Why Does the Trade Press Focus on Biglaw Attorneys Turned Solo Who Don’t Succeed?

Not all lawyers who start their own firm experience wild success.  This month’s American Lawyer focuses on three who did not.  I don’t take issue with the story’s spin because I believe that it’s important to impress the challenges of starting a practice.  Too many of the new crop of opportunist start-a-firm gurus blithely gloss over the drawbacks and often don’t offer strategies suitable for lawyers seeking to continue in a biglaw practice area.  What I do find objectionable, however, is that many of the major legal trade publications that cater to biglaw readers rarely if ever feature large firm attorneys who are making a go of solo practice and discovering modest success.

The American Lawyer article describes the path of three large firm lawyers, Scott Jaffe, Paul Roberts and Ross Schiller who this past winter, opened a boutique law firm in Manhattan specializing in finance, commercial law and bankruptcy.  But as of last month, Schiller had left the firm in search of a new job, while Jaffe and Roberts were in the process of merging their practice with another start-up.  Based on the article’s description, there’s much that the trio did right in starting a firm such as keeping start up costs low.  But it’s also apparent that Jaffe’s, Roberts’ and Schiller’s biglaw background handicapped them when it came to marketing their practice and operating it efficiently:

The lawyers contributed $2,000 apiece for the initial capital. Because the expenses were so low–the rent was only $1,500 a month–they also thought they could charge less. Jaffe, Roberts & Schiller advertised lower hourly rates, and said they were open to fixed-fee arrangements.

It wasn’t a smooth launch, though. They held off marketing themselves for about a month, to see if a friend who’d been cut from Morgan Stanley would join. He didn’t. It also took a month longer than planned to get brochures. In the meantime, Jaffe trolled Craigs­list for contract attorney gigs, but he passed on them when he discovered they typically pay just $35 an hour. Roberts’s wife pitched his services to someone sitting next to her on a bus.

There were also adjustments. “[Jaffe] clearly has the hardest time dealing with all the things we have to do to start a firm,” Roberts said in April. “He’s always had secretaries doing his markups, and he’s never used a computer before.” Jaffe, 44, admitted that he was still getting used to typing his own letters. “Especially for a dinosaur like me who didn’t type e-mail until now, that is the hardest part,” he says.

Work was slow to arrive. Roberts, 40, says he was close to signing a client who could have covered their monthly expenses. It never happened. The group kept busy with pro bono work, including Chapter 7 filings that Jaffe and Roberts handled to pick up bankruptcy experience, and a loan modification for one of Schiller’s relatives.

I give the three lawyers high marks for keeping start up costs fairly low.  Sure, they could have saved even more by dispensing with office space and working virtually, but splitting $1500 rent three ways won’t break the bank.  Keeping costs down gave the new firm flexibility to break from the billable hour and experiment with flat fee billing.  And while some might criticize the firm for offering lower rates and competing on price, I see nothing wrong with that approach per se (especially starting out) provided that you compensate by added efficiencies and aren’t losing money.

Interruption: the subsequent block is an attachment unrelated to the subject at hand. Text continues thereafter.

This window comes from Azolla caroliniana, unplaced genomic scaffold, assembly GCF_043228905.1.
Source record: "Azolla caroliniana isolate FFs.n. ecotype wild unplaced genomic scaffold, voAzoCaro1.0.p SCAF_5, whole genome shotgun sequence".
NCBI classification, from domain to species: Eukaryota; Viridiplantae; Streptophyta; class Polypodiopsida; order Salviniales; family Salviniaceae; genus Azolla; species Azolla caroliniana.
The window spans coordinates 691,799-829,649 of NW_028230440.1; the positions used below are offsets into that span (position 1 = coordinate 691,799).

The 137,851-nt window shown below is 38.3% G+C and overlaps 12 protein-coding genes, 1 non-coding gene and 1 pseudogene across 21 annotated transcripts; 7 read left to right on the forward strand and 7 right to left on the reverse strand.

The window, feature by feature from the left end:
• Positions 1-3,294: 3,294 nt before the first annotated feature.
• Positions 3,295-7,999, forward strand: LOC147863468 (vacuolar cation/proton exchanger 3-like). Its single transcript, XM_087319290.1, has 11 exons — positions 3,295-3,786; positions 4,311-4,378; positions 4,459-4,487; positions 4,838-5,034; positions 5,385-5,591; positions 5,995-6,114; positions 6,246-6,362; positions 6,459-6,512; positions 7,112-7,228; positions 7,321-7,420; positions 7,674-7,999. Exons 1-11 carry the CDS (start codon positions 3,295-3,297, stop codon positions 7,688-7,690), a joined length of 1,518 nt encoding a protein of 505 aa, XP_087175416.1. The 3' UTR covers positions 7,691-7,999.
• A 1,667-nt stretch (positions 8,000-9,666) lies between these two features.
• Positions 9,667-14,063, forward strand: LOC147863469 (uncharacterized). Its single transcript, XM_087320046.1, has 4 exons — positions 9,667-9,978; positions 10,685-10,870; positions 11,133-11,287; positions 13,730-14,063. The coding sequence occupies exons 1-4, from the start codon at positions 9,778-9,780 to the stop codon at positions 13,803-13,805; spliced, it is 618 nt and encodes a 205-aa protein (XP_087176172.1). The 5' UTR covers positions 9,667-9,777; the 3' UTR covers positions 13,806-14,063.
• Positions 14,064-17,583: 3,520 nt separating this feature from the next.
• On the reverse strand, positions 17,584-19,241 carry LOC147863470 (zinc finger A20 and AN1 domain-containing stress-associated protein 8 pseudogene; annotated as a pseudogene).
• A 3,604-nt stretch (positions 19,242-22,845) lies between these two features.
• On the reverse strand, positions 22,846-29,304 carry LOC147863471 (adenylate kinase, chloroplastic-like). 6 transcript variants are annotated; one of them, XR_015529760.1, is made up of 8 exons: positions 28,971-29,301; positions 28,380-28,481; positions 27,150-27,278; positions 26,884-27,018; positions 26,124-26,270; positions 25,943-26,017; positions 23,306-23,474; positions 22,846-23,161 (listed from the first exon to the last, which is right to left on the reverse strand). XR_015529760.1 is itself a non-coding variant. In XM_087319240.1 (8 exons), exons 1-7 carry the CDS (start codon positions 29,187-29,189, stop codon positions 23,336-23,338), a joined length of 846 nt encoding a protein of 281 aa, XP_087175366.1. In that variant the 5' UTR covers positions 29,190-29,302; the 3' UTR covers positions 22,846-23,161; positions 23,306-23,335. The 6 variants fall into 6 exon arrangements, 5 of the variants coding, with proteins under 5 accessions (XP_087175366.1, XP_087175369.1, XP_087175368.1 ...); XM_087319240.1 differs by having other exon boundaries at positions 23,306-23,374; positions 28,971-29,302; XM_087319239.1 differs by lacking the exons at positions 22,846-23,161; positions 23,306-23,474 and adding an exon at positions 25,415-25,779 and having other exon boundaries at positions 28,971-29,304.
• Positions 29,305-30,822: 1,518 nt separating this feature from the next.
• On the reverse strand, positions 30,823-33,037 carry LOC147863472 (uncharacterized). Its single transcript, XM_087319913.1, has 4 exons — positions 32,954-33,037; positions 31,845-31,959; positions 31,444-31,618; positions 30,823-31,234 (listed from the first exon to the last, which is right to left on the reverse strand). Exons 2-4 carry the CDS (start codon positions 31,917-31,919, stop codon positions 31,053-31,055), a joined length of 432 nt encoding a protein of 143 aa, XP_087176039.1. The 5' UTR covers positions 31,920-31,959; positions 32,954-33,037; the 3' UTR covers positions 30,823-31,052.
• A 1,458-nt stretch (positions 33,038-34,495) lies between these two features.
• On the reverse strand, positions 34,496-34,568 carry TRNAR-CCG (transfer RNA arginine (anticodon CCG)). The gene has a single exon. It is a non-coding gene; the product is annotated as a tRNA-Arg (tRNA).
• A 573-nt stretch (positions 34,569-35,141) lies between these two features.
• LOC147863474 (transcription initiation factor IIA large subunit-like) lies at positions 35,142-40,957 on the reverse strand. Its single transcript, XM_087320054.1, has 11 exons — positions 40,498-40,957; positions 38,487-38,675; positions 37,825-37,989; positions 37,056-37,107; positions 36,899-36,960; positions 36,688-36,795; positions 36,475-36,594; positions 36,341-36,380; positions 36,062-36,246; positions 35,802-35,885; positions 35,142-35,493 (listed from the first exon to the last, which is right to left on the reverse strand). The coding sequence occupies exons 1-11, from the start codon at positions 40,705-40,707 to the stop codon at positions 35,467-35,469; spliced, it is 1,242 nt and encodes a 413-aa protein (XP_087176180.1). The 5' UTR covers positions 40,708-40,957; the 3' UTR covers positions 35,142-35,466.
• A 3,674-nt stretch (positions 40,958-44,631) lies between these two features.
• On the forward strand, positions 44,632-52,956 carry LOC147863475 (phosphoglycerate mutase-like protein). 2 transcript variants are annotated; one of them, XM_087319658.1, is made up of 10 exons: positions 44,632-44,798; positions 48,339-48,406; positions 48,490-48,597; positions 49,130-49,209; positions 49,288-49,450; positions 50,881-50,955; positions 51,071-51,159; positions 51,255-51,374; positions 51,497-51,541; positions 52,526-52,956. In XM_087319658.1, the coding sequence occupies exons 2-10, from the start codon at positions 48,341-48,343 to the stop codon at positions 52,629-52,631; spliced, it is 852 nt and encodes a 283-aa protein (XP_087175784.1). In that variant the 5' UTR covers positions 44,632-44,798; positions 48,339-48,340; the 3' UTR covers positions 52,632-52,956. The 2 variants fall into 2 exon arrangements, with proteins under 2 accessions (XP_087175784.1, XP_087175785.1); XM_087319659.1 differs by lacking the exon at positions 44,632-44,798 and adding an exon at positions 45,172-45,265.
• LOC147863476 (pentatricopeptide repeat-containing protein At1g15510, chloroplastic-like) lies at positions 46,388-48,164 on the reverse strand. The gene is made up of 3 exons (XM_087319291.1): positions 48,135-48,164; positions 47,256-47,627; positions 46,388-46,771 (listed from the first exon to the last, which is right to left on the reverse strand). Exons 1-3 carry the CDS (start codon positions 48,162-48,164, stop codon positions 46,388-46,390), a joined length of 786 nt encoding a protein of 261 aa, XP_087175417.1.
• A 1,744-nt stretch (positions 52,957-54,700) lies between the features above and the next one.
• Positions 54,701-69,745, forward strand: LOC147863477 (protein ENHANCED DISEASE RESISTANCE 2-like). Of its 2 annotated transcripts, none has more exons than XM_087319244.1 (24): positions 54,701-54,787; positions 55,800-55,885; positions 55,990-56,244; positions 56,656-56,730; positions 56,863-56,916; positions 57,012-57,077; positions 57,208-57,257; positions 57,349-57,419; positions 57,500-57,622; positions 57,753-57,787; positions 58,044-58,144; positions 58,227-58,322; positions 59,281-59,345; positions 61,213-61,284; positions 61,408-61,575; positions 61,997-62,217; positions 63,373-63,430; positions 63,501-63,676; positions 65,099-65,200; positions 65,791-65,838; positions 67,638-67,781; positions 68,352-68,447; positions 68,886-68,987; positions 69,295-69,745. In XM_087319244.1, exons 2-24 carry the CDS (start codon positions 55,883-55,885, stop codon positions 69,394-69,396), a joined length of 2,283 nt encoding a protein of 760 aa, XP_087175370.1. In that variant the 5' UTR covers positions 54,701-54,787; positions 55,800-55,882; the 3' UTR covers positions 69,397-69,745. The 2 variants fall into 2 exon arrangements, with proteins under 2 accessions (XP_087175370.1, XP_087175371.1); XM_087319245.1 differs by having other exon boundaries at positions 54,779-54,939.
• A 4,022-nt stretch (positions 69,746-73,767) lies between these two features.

The firms decision to diversify with new practice areas, such as bankruptcy and foreclosure and to learn the ropes through pro bono was also wise.  And Roberts’s wife had the right idea in pitching her husband’s service on the bus.  Her word of mouth marketing efforts may have been a bit haphazard, but starting out, it’s important to get the word out anyway and to anyone you can.

On the other hand, the lawyers made avoidable mistakes.  Waiting two months to get started on marketing ensured a slow start to the business.  And while firm brochures are useful in some contexts, they should not have been such a focal point of marketing to cause added delay.  As an alternative to brochures, the lawyers could have put together an ebook for download – less costly than a brochure, plus a way to build a mailing list.  The article also makes no mention of blogs, use of social media or efforts to market through law firm alumni lists.  Perhaps these lawyers tried these measures, but it seems unlikely.

On the efficiency side, in this day and age, a 44 year old lawyer should have the skill to type emails.  There’s no excuse for not keeping up to date in the twenty first century, where not just lawyers, but everyone is reliant on technology for communication.

Still, I commend these lawyers for making a go of starting a practice.  While so many of their colleagues continued to hunt for jobs or perhaps even left the profession, these three lawyers took their destiny into their own hands.  As a result, at least two of the three have found new opportunities.  At the same time, I wish that these lawyers had been better informed about starting a firm and had access to information and role models who might have helped them find more success.

Here’s my question for you:  at a time when the large firm structure is crumbling, why aren’t the major legal trade publications covering the solo option more evenhandedly?  Is it because they believe that most readers have no interest in the solo option? Or do biglaw attorneys lack interest because these publications rarely put the positive stories out there?

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